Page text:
MEMPHIS, Tenn. (localmemphis.com) – A Midtown Memphis family saysa Shelby County hired contractor botched a lead-removal project in their home.
In 2017, tests found their children had high lead levels in theirblood, so they took part in Shelby County’s lead paint removal program. Thefamily now says their house is in worse shape than before the work began.
There are specific government regulations that must be followedwhen removing lead paint. Lead paint was common in homes built before 1978. Itcan cause elevated lead levels in blood. the toxic metal can cause a number ofhealth problems, especially for children.
Tests revealed the Armstrong’s children had elevated lead levels,which is why they took part in the county program. It is a decisionthey now regret.
“I should have said ‘no I don’t want your help,’ because theyhave ruined my house,” says Michael Armstrong.
Michael Armstrong and his wife Rhea are frustrated.
“I wish they could just put it back the way it was, just putit back the way it was,” says Rhea Armstrong.
The Armstrongs signed up for Shelby County’s lead paint removalprogram, hoping to make their home safer for their children. The county-hiredcontractor began working on the home two years ago – and to this day, theArmstrongs say the project is not complete.
“Right now, everything is still the way it has been. Ithasn’t changed since they left,” says Michael Armstrong.
The Armstrongs say every one of the 12 windows the contractorreplaced is the wrong size, and they can’t open any of them. One window was fourinches too short, so the contractor had to rig it to fit.
On another window, “When they put it back on, they filled itwith concrete and there are big holes on both sides.”
From the outside you can see none of the new windows were everpainted. Michael Armstrong says some things that weren’t supposed to be painted– were. He points to a door. “This was a stained door they painted whitefor whatever reason.”
During the lead paint removal process, rooms are supposed to besealed to prevent toxic dust from spreading, but the Armstrongs say thecontractor didn’t do that. Cell phone pictures show gaping holes in protectiveplastic, which allowed dust from the scraped paint to blow throughout thehouse. Then there’s what was done to protect clothes. Plastic was placed on topof the hanging clothes, leaving most of the items exposed.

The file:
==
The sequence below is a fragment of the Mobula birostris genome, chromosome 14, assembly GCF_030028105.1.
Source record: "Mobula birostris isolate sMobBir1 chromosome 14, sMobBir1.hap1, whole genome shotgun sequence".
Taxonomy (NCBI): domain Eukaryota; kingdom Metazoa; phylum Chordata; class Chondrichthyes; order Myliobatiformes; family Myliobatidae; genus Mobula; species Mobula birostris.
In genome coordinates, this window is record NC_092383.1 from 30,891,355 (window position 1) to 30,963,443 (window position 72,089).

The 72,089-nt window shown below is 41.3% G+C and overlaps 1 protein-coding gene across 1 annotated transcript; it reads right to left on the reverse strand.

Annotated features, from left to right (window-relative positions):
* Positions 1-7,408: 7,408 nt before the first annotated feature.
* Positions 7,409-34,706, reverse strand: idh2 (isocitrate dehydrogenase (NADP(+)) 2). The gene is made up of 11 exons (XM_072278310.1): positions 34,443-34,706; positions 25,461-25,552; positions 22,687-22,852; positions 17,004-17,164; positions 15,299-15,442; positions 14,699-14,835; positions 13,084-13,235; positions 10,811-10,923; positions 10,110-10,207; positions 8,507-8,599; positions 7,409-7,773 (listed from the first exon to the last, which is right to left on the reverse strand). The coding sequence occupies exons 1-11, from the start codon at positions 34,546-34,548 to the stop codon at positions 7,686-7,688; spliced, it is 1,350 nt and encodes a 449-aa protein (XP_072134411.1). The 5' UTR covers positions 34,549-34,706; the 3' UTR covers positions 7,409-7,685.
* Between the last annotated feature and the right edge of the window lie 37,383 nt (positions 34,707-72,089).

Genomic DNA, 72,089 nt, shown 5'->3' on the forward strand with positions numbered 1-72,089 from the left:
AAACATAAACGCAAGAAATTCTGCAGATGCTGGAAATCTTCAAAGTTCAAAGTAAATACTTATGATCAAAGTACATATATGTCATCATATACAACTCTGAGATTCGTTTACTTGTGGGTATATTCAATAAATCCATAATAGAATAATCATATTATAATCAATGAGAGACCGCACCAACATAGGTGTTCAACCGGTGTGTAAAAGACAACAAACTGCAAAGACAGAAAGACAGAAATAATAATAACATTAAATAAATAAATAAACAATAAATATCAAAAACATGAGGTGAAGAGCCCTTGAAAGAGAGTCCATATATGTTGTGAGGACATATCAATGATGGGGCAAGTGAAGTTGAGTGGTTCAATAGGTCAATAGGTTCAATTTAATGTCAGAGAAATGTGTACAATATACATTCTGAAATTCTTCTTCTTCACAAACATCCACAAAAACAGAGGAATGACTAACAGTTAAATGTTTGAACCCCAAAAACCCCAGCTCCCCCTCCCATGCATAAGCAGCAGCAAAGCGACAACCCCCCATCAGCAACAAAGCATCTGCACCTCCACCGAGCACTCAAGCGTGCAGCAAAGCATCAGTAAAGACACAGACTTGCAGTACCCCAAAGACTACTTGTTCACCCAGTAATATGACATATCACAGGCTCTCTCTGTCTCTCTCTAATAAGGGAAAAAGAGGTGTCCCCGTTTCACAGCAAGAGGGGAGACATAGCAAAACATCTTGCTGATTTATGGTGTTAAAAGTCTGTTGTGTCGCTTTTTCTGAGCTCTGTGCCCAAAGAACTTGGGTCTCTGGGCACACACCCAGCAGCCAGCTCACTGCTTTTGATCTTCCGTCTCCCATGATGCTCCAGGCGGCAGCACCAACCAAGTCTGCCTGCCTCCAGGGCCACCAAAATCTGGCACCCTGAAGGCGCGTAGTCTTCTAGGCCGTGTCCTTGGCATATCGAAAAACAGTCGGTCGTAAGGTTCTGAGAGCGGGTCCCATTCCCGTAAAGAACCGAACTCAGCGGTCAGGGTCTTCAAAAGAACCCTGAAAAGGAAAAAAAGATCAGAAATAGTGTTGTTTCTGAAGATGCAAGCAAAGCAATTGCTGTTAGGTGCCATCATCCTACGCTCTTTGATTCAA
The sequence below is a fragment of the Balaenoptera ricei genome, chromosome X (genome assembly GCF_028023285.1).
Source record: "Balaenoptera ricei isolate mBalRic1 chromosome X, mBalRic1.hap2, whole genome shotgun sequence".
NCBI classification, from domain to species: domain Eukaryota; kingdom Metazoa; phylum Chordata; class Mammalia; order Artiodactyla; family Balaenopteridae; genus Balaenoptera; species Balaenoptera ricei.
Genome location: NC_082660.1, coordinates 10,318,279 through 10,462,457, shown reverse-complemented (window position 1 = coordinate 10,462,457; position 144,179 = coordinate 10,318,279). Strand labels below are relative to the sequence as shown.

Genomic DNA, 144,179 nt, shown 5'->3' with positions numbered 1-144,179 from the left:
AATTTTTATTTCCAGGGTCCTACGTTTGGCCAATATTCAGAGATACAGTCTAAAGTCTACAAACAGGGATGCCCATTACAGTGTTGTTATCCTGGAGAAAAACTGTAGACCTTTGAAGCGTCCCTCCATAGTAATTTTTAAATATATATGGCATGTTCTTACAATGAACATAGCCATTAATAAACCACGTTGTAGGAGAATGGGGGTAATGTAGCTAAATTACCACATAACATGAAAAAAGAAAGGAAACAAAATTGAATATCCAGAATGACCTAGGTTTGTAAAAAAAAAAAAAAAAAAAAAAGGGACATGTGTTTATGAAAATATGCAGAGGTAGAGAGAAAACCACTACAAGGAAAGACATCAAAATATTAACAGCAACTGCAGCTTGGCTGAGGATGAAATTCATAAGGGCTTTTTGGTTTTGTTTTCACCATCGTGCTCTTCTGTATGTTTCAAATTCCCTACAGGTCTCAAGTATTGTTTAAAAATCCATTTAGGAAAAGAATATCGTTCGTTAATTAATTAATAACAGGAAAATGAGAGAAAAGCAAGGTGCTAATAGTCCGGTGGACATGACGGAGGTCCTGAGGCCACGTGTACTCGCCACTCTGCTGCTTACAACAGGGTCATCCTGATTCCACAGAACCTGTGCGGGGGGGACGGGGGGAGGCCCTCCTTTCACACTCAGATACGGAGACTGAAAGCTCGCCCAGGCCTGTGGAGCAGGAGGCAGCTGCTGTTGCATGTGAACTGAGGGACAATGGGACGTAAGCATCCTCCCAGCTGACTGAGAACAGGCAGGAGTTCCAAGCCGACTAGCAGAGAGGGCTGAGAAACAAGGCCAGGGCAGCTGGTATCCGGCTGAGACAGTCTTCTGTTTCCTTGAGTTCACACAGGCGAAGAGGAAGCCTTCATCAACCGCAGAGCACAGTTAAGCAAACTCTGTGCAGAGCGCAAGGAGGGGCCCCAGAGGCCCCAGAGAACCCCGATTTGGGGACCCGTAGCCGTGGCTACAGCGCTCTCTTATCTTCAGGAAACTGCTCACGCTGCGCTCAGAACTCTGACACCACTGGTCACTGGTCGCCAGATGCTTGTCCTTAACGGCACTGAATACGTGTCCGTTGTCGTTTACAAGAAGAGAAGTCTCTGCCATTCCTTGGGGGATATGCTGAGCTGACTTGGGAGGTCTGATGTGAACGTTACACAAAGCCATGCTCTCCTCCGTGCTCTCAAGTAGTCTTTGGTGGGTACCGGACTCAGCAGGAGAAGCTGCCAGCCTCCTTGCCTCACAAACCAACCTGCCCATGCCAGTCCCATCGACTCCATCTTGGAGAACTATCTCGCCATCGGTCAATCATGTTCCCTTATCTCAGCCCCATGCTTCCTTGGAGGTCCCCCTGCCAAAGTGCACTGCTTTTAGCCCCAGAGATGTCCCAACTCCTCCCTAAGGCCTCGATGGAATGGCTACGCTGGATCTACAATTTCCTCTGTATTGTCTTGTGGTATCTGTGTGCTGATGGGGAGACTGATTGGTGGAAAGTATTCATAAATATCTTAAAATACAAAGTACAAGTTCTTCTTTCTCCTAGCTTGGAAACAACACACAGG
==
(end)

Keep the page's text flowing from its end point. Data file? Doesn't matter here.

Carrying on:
“It was such a far cry from the guidelines they were supposedto be following,” says Michael Armstrong.
After an inspection of the site, the Tennessee Department ofEnvironment and Conservation found the contractor violated the Tennessee Lead-BasedPaint Certification Act. They ordered her to properly clean the site.
The Armstrongs say the contractor’s attempt to clean dust that hadspread inside the house didn’t work. They say it failed not one, but two dustclearance tests.
The county eventually removed the contractor from the job, but atthat point, no one wanted to tackle the project. After five unsuccessful bidattempts, the county sent the Armstrongs a letter cancelling the project.
“I just couldn’t believe that they were going to do us likethat. Leave us with this mess,” says Rhea Armstrong.
“They canceled the contract and left and haven’t lookedback.”
The contractor was Jay-C Construction. The owner, Juanita Cross,didn’t want to talk about the Armstrong’s home.
We went to the address listed on the business filing. Crosswouldn’t comment when the Local I-Team asked her about the Armstrong house,
“That’s between the county and him. Get all the informationfrom the county,” said Juanita Cross, contractor.
Senior Investigator Jeni Diprizio asked, “He basically saysthe house is in worse shape now than when you went there?”
To which Cross responded, “Like I said I’m not going tosay anything.”
When asked if she did a thorough job at the house, Crossresponded, “Let the county answer all the questions.”
Shelby County isn’t talking about the Armstrong’s house either. Arequest for an interview with Mayor Lee Harris or anyone in the administrationwas denied.
“It’s certainly a tragedy any time you have a situation wheresomebody who tries to take the benefit of government service and ends up in aworse situation then when they started,” said attorney Kevin Snider.
Snider does not represent the Armstrongs, but says the countyshould not leave the family high and dry.
“I think the county, if not from a legal standpoint, purelyfrom an equitable standpoint, should step up and help them. They are the onesthat got them into this situation,” said Snider.
The Armstrongs say they don’t have the thousands of dollars to payfor the repairs themselves.
They say the good news in all of this – the lead level intheir children has come down. But they still have to find a way toget their home fixed.